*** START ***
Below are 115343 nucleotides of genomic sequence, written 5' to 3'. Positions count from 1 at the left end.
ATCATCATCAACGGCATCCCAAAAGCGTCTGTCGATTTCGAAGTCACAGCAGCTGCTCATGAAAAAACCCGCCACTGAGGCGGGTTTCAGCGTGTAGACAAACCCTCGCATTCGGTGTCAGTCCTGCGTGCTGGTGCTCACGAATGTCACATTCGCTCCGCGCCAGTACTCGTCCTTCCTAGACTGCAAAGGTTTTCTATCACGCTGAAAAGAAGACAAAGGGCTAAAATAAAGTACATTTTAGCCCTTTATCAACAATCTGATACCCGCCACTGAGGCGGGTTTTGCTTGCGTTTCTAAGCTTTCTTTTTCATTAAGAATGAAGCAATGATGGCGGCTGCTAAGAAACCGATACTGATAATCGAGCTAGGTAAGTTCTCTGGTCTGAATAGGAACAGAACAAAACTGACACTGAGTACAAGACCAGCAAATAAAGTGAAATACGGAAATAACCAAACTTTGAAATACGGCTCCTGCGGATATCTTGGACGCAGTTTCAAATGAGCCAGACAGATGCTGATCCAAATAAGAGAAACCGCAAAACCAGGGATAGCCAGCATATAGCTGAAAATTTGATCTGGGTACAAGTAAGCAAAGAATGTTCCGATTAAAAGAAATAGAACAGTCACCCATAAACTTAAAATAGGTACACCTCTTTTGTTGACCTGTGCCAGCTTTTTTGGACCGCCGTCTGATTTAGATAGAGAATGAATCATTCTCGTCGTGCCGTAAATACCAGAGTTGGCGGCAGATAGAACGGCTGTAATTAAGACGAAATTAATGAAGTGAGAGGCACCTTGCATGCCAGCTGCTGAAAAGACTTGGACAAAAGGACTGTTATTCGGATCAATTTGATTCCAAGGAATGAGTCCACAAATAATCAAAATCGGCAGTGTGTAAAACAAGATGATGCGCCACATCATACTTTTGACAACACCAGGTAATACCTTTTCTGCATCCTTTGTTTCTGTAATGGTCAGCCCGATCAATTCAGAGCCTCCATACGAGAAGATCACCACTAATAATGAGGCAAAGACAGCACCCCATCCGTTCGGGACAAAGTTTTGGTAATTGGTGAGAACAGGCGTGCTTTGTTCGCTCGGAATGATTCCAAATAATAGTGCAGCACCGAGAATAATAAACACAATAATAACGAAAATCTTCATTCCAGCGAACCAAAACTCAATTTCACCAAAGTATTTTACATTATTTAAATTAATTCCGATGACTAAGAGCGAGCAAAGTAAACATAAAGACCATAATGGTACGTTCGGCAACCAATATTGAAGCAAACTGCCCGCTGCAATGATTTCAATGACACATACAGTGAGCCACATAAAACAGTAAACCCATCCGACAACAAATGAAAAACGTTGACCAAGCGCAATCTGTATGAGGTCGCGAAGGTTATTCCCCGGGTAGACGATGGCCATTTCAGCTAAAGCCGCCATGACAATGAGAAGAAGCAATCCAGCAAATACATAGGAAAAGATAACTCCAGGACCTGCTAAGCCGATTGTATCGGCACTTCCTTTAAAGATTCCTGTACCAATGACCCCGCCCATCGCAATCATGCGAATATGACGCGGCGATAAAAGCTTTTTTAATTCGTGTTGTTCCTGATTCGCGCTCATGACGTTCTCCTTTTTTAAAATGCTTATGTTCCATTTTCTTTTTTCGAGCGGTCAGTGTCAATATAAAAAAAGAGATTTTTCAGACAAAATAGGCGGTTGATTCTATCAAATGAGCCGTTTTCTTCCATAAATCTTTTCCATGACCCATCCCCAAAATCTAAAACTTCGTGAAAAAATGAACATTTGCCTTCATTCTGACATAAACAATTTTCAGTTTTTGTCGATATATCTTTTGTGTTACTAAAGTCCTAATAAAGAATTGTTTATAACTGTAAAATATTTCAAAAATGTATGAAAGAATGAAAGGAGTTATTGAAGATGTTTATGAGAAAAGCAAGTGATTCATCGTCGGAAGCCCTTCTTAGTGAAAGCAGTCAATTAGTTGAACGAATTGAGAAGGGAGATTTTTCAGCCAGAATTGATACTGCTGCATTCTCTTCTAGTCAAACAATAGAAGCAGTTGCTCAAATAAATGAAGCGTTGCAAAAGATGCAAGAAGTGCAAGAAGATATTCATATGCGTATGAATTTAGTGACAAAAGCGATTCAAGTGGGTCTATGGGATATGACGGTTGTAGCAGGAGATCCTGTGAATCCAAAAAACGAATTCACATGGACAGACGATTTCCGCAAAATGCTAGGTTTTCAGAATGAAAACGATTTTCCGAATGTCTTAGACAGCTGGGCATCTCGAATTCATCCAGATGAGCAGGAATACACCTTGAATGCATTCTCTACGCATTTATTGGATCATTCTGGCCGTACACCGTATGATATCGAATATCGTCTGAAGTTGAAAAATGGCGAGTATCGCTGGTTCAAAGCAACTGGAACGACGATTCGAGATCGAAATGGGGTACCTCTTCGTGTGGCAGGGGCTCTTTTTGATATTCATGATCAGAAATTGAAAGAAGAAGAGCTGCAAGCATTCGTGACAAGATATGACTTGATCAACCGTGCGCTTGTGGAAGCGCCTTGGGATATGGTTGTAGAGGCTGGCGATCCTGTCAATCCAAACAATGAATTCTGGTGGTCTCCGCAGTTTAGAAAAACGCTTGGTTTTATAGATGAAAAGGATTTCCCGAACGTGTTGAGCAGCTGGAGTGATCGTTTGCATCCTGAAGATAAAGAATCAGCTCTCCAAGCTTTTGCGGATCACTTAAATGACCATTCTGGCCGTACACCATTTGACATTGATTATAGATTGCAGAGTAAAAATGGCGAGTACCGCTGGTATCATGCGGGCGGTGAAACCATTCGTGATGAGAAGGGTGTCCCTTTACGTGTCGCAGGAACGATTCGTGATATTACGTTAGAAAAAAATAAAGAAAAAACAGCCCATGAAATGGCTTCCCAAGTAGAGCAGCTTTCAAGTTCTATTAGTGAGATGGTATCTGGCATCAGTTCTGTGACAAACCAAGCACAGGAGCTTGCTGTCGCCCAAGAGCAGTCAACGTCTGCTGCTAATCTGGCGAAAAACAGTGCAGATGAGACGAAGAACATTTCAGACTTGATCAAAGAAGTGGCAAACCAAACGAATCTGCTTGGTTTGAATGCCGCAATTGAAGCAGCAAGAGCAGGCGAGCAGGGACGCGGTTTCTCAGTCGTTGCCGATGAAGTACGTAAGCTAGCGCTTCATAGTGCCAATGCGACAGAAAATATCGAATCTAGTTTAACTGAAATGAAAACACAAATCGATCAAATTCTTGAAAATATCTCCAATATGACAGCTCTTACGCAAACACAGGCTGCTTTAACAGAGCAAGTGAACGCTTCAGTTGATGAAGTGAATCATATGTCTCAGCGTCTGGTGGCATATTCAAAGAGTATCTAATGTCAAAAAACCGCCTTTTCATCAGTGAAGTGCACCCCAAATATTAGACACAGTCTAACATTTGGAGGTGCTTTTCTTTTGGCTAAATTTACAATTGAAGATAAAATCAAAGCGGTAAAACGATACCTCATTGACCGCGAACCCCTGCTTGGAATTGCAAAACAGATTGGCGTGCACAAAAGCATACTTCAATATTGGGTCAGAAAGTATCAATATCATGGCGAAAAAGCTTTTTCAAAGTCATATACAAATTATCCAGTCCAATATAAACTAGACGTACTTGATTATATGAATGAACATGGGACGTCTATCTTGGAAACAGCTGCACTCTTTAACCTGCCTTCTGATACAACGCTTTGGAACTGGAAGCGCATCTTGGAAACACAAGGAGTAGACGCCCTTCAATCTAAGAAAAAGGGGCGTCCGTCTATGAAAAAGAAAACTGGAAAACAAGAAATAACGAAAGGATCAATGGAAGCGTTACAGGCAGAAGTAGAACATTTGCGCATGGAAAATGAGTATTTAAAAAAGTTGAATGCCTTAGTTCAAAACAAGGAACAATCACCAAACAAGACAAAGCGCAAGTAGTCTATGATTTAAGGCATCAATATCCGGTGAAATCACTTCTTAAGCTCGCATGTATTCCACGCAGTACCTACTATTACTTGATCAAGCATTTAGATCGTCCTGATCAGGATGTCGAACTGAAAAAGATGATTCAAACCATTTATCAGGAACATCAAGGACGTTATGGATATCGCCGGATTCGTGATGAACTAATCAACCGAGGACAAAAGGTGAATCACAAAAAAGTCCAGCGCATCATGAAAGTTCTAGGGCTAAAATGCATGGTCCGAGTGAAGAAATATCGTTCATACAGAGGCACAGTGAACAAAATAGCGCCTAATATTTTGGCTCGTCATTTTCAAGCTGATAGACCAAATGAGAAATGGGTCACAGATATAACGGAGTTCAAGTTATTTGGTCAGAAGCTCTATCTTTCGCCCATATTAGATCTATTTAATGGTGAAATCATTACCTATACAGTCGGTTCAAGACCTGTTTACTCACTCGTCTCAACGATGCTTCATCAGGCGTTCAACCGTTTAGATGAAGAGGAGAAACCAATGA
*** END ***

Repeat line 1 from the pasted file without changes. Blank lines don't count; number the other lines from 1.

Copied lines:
Below are 115343 nucleotides of genomic sequence, written 5' to 3'. Positions count from 1 at the left end.